Shortly after leaving the halfway point I had to stop to retch, my stomach finally starting to revolt at a constant diet of sugar. After retching I felt a bit better, but for the rest of the run I couldn’t really take on as much food as I wanted to. Still, got to push on eh? I ran through the streets of Church Stretton, up a long climb on a track eastwards over the shoulder of Caer Caradoc Hill, and down to join roads through Cardington, Gretton and Plaish. Wenlock Edge was looming ahead now, and it was starting to get dark. As I plodded up the road to the checkpoint at Easthope, on the Edge, a runner overtook me, running up a steep hill after 60 miles of running! Then I realised he was actually doing it after 70 miles of running: he was just finishing loop 3 (War). A couple of minutes later and we were both at the checkpoint, shortly to be joined by another runner finishing the loop. I struggled into my reflective tabard and crammed my headtorch on, drank about an inch of cup-a-soup and some water and headed northeast along the Edge through the gloom. Soon it was pitch dark, and the loop now headed off the Edge, to cross about four fields and join a good track. Unfortunately two of those fields were full of oilseed rape plants, and there wasn’t really a path, or rather there were loads of different tractor lines across the field, only one of which was the right one. Anyway, a bit of cursing and 10 wasted minutes sorted it out, and I found the reflective tape and glowsticks, and got back to something that might have been recognised as running again, if I’d been going a bit faster, and if there’d been anyone there to notice. And so back to the checkpoint, loop 3 done.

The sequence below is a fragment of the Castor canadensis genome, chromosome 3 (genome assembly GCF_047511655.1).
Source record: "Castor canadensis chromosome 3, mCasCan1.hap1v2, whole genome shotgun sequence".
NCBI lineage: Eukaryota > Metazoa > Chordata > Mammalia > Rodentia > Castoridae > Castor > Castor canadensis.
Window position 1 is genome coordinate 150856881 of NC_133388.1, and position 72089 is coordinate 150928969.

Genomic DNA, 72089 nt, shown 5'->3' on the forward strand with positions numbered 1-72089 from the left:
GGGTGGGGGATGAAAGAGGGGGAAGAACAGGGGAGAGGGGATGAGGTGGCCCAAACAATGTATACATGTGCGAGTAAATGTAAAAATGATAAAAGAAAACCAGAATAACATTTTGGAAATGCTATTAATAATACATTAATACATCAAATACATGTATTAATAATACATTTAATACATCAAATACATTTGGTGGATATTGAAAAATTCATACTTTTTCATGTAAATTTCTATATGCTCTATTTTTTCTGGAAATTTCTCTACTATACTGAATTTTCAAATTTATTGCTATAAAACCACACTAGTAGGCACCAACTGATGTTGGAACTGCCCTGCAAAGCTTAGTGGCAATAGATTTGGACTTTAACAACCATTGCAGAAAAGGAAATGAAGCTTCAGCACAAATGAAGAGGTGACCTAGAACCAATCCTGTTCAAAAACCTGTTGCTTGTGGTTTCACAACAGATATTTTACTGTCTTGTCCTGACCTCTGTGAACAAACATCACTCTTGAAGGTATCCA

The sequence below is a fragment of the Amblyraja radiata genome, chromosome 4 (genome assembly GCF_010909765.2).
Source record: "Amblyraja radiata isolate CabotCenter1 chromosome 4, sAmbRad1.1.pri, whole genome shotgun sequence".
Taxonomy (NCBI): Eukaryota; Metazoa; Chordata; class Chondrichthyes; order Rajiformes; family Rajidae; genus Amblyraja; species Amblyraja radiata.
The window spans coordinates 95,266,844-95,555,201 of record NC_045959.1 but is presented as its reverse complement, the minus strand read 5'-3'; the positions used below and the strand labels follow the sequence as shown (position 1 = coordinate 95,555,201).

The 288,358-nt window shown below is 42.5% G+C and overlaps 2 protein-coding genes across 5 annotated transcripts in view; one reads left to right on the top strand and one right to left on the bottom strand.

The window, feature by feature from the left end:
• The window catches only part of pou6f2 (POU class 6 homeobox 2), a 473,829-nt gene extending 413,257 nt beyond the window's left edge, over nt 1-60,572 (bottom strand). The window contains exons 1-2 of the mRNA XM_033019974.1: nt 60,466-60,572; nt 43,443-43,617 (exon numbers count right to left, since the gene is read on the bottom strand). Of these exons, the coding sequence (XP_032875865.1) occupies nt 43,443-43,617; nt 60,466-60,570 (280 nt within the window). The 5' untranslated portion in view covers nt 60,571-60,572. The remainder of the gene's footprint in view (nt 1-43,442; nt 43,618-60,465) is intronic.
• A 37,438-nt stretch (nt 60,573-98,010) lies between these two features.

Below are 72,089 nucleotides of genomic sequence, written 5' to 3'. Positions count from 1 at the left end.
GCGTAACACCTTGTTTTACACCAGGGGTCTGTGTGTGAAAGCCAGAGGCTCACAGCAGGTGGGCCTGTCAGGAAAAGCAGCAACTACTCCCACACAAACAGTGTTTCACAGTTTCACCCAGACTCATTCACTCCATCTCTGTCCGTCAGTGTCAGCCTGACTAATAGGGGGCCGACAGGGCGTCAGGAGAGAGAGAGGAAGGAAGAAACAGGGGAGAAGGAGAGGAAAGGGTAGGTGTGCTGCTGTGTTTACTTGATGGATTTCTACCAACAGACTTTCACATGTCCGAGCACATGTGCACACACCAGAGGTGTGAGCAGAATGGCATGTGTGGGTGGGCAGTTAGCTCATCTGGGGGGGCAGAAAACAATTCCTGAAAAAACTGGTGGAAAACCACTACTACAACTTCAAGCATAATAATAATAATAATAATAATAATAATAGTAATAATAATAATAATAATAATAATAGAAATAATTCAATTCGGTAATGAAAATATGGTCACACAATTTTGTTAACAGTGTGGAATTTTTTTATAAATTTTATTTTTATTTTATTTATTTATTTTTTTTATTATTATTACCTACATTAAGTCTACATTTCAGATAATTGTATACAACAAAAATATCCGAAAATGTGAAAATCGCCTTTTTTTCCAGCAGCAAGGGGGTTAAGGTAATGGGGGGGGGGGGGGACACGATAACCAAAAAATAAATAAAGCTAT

More water and I was off again, along the Edge again, but this time southwest. Approximately forever. After 10 miles, just when I was beginning to think I was on an endless loop, I got to the last checkpoint, which was being manned (and womanned) by heroes who’d run the 50 mile race before marshalling. Another inch of soup, more water. I was pretty doollaly by this time. Hey ho, on we go, off into the night, steeply down off the Edge on the most horrible muddy track I’d seen in a while. This was actually a stretch I already knew, but I didn’t recognise any of it. On to the next self-clip by a footbridge, but where was it? I searched for a while in the dark, before finding it at the other end of the footbridge. Don’t ask. And on round loop 4 (Death). It went by in a haze. It gradually grew lighter, and turned into a beautiful morning. The long wet grass was at freezing point, turning toes numb in minutes. And I wasn’t really travelling very fast at all. I kept making silly navigational errors, my judgment was seriously impaired, and I had to keep willing myself not to fall asleep as I “ran”. I thought I was still running, but it probably didn’t look like that. And I was still retching from time to time, unable to eat much. Eventually I rolled up at the final checkpoint again for another inch of soup – minestrone this time. And then, after not seeing anyone all night apart from one distant headtorch near the rape fields, two more runners came in behind me. It looked like I was going to be overtaken at last. I was hardly surprised, given the speed I’d been moving. And how many more were just behind them? I made my excuses and left.

90 miles done, 10 to go. For the first 6 of those 10 miles I was expecting those two runners to come up behind me and sprint past, but it never happened. The going was hilly but a lot of it was runnable, apart from the stiles. By this time I couldn’t really bend my knees much so my struggles must have been a comical sight. As I climbed back up the Long Mynd, I thought maybe I could hang onto my place after all, and I pulled out all the stops, running most of the way up the hill to the last self-clip on Pole Bank, on the most glorious sunny morning you could imagine. And then it was down down down as fast as my legs would go down the valley to the finish. 24:09:14, fourth place, and those two runners (Mark Brooks and Ian Hall) didn’t come in for another 17 minutes. I think they were as surprised as I was that they hadn’t caught me.

Race winner was Daniel Hendriksen in 20:15:14, 2nd Paul Collier in 20:56:00, 3rd Ian White in 23:26:18.  First woman was A Paque in 27:08:56.  58 started and 39 finished.  Full results are on the Beyond Marathon website.  The 50 mile race was won by Charlie Sharpe in 8:01:29, 2nd Janson Heath in 8:43:51.  First woman was Rachel Fawcett in a great time of 9:02:48.  That was my best run of the year so far, and it was a great race. Thanks Richard! Thanks Clive! And thanks to the rest of the team!